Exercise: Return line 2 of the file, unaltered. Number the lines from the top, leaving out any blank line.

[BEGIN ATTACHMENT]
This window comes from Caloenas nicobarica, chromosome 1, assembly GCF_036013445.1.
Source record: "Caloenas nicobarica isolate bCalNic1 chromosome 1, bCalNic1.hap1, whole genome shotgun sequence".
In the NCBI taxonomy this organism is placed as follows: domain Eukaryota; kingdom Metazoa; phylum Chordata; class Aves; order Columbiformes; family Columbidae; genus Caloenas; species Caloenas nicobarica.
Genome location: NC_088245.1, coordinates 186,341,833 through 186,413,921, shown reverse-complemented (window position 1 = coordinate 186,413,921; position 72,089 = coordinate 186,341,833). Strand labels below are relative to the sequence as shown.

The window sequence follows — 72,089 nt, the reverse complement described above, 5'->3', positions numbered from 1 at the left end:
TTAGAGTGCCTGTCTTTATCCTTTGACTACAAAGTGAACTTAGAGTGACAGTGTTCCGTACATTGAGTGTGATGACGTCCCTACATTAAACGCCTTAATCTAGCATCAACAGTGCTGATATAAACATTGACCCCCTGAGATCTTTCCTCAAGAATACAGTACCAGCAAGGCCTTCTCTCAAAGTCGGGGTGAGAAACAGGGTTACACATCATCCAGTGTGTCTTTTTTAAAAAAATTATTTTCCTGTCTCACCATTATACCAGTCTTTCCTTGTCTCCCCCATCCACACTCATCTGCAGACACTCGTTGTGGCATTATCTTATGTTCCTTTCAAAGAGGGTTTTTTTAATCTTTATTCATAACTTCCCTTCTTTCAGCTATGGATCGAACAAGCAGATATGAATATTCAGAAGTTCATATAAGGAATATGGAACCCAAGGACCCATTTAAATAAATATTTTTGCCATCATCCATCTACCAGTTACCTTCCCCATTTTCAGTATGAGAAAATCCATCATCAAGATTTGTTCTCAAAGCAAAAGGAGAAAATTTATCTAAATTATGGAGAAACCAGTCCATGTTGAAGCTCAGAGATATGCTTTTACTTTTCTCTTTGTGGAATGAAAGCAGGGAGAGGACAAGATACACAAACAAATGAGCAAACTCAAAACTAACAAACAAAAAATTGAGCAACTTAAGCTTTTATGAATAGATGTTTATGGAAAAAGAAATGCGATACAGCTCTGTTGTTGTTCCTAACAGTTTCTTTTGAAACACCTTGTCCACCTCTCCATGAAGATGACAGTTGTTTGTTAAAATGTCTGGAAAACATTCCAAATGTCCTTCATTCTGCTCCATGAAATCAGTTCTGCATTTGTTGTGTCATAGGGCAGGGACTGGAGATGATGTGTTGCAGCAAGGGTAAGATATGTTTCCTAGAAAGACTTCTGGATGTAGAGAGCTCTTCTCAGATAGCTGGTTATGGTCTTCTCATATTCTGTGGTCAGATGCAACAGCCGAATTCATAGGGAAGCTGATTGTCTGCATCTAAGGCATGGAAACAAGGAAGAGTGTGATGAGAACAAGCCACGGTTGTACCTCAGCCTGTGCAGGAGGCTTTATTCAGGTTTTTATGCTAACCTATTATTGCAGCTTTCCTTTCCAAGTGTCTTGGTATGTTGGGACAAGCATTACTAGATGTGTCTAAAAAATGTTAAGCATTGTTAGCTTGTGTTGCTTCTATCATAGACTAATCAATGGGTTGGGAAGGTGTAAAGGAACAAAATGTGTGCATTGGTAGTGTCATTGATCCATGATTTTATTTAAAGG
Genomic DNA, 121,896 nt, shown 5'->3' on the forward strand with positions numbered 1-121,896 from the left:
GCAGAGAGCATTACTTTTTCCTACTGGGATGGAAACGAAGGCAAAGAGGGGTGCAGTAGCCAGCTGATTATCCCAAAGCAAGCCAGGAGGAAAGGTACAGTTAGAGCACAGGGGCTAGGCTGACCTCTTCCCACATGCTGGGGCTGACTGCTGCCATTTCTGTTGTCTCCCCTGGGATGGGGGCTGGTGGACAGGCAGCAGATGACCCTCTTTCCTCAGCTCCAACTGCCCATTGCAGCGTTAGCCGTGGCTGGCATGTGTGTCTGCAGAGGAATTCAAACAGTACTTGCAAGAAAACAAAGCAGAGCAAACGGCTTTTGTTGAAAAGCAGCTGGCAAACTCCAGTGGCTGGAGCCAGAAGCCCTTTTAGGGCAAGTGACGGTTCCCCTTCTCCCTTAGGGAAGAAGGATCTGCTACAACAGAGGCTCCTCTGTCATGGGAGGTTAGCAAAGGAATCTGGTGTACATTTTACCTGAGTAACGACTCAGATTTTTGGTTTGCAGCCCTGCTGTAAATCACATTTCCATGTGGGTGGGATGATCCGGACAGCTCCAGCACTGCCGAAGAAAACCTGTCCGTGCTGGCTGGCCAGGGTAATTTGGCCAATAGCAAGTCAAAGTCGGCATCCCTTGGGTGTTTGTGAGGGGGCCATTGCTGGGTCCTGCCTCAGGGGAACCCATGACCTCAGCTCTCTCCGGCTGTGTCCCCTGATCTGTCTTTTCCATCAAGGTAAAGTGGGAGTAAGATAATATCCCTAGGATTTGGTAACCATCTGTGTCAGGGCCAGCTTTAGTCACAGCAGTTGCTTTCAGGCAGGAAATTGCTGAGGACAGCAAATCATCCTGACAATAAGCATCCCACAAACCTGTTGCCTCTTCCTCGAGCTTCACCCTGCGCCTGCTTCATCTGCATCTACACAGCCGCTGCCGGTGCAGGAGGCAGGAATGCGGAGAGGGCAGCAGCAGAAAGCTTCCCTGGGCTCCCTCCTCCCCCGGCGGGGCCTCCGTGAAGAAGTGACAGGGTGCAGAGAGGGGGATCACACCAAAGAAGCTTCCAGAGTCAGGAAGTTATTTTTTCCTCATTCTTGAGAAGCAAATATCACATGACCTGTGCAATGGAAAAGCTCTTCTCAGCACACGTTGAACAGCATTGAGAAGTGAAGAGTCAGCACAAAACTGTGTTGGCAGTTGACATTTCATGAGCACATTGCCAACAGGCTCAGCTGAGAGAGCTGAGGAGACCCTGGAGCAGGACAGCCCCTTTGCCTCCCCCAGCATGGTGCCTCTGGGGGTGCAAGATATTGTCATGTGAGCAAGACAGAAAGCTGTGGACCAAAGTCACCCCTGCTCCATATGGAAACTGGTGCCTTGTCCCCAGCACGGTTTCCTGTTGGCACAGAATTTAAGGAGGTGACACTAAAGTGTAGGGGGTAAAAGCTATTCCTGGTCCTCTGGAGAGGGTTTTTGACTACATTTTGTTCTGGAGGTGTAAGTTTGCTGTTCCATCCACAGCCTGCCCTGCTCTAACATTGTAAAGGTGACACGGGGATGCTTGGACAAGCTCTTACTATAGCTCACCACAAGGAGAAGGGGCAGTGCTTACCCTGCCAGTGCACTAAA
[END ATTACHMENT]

Source record: "Caloenas nicobarica isolate bCalNic1 chromosome 1, bCalNic1.hap1, whole genome shotgun sequence".